CAN DO WILL

UAE, Dubai 2014 | DIPLOMACY | YEAR IN REVIEW

Dubai posted another solid GDP growth figure in 2013, with the successful World Expo 2020 bid being the icing on the cake.

Faced with the option of balancing the budget or ramping up public spending, Dubai's leadership chose the latter moving into 2014, with spending up 11%, significantly at its highest level since the crash of 2008. Buoyed by solid GDP growth—the figure hit 4.6% in 2013, with the Department of Economic Development (DED) predicting 4.7% for 2014—the government has seen fit to earmark $1.73 billion to new infrastructure projects over the year, up 13% YoY. And it's the private sector that will likely benefit from the additional work, especially the Emirate's extensive SME network, which now represents 40% of the economy. Caution has been advised, however, as the IMF issued a warning that old mistakes could be repeated following an increase in real estate costs by one-third in 1Q2014. In some areas, that puts prices back at pre-2008 levels. Transactions are also on the up, growing by 53% in 2013 at a value of $64.3 billion.

Other indicators from 1Q2014 include a 10% rise in international passenger traffic, a 17% rise in port container traffic, and a 4% expansion in air cargo YoY. In banking, 1Q2014 net profits came in up 25% YoY, a reflection of the level of momentum on the consumer and commercial side. As a legacy of 2008, however, the banks' combined NPL ratio stands at 13.8%, although the figure is improving. Other key indicators for investors include an FY2013 inflation figure of 1.31%, up on the previous year as a result of an increase of prices (14.79%) in the beverages and tobacco group. Unemployment for nationals stands at 2.57%, with Emiratization policies helping to swell the number of Emiratis at work in the private sector. In current account terms, the UAE ran a surplus of $64.7 billion in 2013, although Dubai tells a different story; without the hydrocarbon wealth of other Emirates, exports, and re-exports have been allowed to diversify. Over the full year, Dubai's direct foreign trade was valued at $230.46 billion, up 4.7% on 2012. Diving into the details, 64.4% of that figure was accounted for by imports, 14.9% by exports, and 20.7% by re-exports. That meant a trade gap of $66.57 billion in 2013. The weight of Dubai's free zone and custom warehouse trade is also significant, representing $131.58 billion of direct foreign trade.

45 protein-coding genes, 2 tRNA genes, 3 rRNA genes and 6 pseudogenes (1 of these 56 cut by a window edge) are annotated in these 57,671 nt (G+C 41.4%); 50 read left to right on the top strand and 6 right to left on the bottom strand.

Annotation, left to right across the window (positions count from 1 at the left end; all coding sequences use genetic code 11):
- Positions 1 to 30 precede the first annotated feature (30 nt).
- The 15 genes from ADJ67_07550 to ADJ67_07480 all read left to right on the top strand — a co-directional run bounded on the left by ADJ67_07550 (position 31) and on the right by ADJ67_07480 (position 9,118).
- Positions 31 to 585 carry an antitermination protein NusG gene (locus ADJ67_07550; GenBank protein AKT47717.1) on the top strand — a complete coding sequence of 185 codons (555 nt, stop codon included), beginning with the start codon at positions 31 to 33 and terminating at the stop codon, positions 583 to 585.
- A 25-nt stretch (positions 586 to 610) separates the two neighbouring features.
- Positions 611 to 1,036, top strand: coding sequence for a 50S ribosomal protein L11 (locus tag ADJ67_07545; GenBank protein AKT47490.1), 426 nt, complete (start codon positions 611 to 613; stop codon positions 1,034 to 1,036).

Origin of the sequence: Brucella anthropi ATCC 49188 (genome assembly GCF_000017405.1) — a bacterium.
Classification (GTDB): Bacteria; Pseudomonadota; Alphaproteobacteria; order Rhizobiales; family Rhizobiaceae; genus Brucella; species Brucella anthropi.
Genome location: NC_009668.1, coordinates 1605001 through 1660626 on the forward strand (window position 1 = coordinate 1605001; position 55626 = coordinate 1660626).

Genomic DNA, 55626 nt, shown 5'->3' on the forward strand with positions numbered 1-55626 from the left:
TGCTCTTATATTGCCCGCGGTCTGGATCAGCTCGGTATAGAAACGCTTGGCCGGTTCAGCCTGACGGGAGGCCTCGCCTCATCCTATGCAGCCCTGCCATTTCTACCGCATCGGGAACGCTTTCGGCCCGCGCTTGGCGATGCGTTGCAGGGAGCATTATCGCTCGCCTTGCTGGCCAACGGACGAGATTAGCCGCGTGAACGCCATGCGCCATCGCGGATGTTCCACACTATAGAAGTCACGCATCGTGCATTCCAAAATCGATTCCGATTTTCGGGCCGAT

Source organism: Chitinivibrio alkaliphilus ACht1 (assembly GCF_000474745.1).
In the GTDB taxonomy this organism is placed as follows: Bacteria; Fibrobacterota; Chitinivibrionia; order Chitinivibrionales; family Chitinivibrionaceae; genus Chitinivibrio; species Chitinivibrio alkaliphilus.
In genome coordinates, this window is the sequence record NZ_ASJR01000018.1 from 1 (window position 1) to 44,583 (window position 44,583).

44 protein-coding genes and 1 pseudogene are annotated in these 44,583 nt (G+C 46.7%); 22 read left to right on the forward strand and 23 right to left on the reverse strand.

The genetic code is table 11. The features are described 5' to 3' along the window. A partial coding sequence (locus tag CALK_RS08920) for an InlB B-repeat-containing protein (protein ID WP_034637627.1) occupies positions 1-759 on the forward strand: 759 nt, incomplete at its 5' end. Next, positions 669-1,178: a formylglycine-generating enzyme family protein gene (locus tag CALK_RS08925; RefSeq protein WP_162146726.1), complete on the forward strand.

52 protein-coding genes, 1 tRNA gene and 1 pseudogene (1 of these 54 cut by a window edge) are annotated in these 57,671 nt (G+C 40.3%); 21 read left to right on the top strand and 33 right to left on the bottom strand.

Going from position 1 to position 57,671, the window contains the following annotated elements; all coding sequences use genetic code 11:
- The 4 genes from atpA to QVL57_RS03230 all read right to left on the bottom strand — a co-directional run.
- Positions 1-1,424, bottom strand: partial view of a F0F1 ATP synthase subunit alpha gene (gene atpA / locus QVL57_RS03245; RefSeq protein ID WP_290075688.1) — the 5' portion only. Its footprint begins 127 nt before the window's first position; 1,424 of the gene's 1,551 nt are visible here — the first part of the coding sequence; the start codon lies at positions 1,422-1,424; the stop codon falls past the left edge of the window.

One of the biggest developments for Dubai over the last 12 months was undoubtedly its successful bid to host the World Expo 2020. Awarded in November 2013, the Emirate's business community has been abuzz ever since, with the event offering up tantalizing investment opportunities. According to officials, the event, set to run from October 2020 to April 2021, will attract 25 million visitors, 70% from abroad. The event could also create up to 100,000 new jobs over the 2015-2021 period, add 0.5-0.6 percentage points to GDP, and open up investment opportunities for domestic and foreign firms alike.

And while Dubai will certainly look forward to the added attention it will receive from investors in the run up to the Expo, the Emirate is already replete with FDI. In 2013, $12 billion flowed into the UAE, with Dubai taking the lion's share. In 2014, that figure is expected to rise to $14.4 billion. And aside from the Expo, there are plenty of indicators to keep investors interested; private consumption is expected to rise at an average rate of 7.8% until 2015, with retail sales to grow 32.9% to $41.1 billion in parallel. Foreigners are also big buyers of Dubai real estate, representing nearly half of all transactions in 2013 at a value of $31 billion. But not all of the foreigners in Dubai are permanent; the Emirate also boasts a robust tourism industry, clocking 11 million guest arrivals in 2013, up over 10% according to the Department of Tourism and Commerce Marketing (DTCM). That put hotel occupancy rates close to 80%, indicative of Dubai's success in encouraging longer stays. Currently, the tourism sector contributes 20% to the Emirate's GDP. There will be 114,000 rooms and apartments available in Dubai by end-2016, up from 84,534 at end-2013. By 2020, when the World Expo opens its doors in the city, that figure will need to be as high as 160,000, offering plenty more opportunities for investment, especially in the three- and four-star hotels sector, which the government is currently promoting the development of through special concessions.

The DED's prediction of 4.7% GDP growth for 2014 suggests Dubai will continue on its path for the foreseeable future. In the medium term, the development of the Islamic economy, much touted by the Emirate's leadership, will begin to have an impact on the makeup of the wider economy. Having grown by between 10% and 15% annually over recent years, the charge is being led by the Islamic banking sector, although the Emirate's recent issuance of $750 million worth of sukuk is also indicative of the increasing popularity of sharia-compliant products.